Postintervention Effect of Alpha Tocopherol and Beta Carotene on Different Strokes
A 6-Year Follow-Up of the Alpha Tocopherol, Beta Carotene Cancer Prevention Study
Background and Purpose— In the Alpha Tocopherol, Beta Carotene Cancer Prevention Study, alpha tocopherol supplementation decreased risk of cerebral infarction by 14% (95% CI, −25% to −1%), and beta carotene increased risk of intracerebral hemorrhage by 62% (95% CI, 10% to 132%). We report here the 6-year postintervention effects of alpha tocopherol and beta carotene supplementation on stroke and its subtypes.
Methods— A total of 29 133 male smokers, aged 50 to 69 years, were randomized to receive 50 mg of alpha tocopherol, 20 mg of beta carotene, both, or placebo daily for 5 to 8 years. At the beginning of the post-trial follow-up, 24 382 men were still at risk for first-ever stroke. During the post-trial follow-up, 1327 men experienced a stroke: 1087 cerebral infarctions, 148 intracerebral hemorrhages, 64 subarachnoid hemorrhages, and 28 unspecified strokes.
Results— Post-trial risk for cerebral infarction was elevated among those who had received alpha tocopherol compared with those who had not (relative risk [RR], 1.13; 95% CI, 1.00 to 1.27), whereas beta carotene had no effect (RR, 0.97; 95% CI, 0.86 to 1.09). Alpha tocopherol supplementation was associated with a postintervention RR of 1.01 (95% CI, 0.73 to 1.39) for intracerebral hemorrhage and 1.38 (95% CI, 0.84 to 2.26) for subarachnoid hemorrhage. The corresponding RRs associated with beta carotene supplementation were 1.38 (95% CI, 0.99 to 1.91) and 1.09 (95% CI, 0.67 to 1.77), respectively.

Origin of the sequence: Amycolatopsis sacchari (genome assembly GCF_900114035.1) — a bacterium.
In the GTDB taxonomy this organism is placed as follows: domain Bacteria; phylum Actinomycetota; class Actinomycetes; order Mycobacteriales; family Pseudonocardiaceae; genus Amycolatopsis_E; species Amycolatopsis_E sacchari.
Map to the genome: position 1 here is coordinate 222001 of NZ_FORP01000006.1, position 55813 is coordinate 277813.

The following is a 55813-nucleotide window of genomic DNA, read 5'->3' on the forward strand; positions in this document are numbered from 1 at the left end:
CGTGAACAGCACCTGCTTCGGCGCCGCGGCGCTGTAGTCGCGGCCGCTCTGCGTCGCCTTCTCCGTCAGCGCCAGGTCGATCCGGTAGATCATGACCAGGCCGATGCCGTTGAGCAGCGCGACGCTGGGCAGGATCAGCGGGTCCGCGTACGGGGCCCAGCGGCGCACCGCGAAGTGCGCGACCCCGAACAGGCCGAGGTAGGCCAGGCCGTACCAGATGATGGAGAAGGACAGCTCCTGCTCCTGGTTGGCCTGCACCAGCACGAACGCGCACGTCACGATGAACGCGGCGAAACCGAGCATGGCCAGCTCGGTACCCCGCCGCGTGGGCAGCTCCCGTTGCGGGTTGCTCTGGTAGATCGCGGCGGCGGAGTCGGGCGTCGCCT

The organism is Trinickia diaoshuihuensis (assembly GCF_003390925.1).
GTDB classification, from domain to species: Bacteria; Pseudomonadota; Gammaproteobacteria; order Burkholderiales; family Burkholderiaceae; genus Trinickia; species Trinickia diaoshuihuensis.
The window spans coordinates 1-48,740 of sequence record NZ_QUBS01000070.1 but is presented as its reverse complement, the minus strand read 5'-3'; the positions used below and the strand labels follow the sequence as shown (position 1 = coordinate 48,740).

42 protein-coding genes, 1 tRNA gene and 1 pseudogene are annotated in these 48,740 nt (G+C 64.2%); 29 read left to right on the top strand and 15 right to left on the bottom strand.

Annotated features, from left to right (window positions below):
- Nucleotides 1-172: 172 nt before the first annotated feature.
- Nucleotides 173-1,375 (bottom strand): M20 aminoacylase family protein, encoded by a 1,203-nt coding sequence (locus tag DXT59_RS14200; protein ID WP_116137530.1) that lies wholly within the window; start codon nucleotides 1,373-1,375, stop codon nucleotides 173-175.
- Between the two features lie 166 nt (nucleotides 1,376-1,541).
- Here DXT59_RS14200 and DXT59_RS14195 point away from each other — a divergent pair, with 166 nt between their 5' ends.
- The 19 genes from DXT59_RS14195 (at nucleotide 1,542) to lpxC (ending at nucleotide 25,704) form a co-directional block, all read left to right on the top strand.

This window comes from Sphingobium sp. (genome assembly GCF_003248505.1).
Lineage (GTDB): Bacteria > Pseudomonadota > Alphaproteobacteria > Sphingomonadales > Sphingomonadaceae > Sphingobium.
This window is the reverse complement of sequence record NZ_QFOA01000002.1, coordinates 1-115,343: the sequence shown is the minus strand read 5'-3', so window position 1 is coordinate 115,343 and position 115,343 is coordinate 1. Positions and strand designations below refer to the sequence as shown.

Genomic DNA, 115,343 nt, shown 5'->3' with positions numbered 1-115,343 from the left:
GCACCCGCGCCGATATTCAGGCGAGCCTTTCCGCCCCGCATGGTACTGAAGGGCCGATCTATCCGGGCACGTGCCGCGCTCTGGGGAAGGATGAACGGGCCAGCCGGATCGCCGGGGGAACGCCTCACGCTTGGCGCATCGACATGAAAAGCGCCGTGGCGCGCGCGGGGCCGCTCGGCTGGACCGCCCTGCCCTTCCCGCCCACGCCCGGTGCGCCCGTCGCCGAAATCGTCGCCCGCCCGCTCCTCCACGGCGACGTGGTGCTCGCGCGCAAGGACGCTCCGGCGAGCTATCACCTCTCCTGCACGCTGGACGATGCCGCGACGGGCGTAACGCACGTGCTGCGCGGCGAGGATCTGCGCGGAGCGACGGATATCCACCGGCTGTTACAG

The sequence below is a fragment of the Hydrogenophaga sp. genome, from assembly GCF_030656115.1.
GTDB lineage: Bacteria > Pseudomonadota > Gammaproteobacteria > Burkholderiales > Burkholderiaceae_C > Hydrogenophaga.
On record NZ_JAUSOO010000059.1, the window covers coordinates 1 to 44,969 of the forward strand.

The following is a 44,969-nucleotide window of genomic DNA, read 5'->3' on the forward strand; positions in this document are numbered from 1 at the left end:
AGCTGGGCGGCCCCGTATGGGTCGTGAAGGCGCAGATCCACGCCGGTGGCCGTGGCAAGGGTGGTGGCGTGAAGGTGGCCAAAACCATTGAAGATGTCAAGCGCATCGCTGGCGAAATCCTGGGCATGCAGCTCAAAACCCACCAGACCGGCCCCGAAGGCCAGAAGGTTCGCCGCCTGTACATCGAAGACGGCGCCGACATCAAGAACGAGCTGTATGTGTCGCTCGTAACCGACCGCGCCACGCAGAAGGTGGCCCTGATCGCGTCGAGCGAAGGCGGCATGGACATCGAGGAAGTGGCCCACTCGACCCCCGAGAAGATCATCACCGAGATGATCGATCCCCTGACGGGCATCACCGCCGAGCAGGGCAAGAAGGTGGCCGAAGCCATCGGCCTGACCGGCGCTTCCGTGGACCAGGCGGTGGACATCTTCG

Conclusions— Neither alpha tocopherol nor beta carotene supplementation had any postintervention preventive effects on stroke. The post-trial increase in cerebral infarction risk among recipients of alpha tocopherol may present a rebound of the reduced risk of cerebral infarction during the intervention.
Stroke is a leading cause of death in the developed countries. It is also a major cause of long-term disability, and the economic burden of it will increase in the future.1 Any possibilities of preventing stroke should be explored thoroughly. The possible preventive effects of antioxidant vitamins on chronic diseases have been under investigation for several decades. Large controlled trials have tested the effect of antioxidant supplementation on cardiovascular diseases. However, in contrast to expectations on the basis of observational studies, antioxidant vitamins have not been effective in prevention of cardiovascular diseases.2
Alpha tocopherol, the main constituent of vitamin E, is a potent chain-breaking lipid-soluble antioxidant.3 Beyond its antioxidant activity, it reduces platelet adhesion and aggregation.4,5 Furthermore, its metabolite inhibits vitamin K–dependent carboxylase, acting as an anticoagulant.6 The clinical importance of these antiplatelet and anticlotting properties is obscure because no effect has been observed in some studies.7 Beta carotene, also a lipid-soluble antioxidant, acts as a singlet oxygen scavenger and may regenerate the alpha-tocopheroxyl radical into alpha tocopherol.8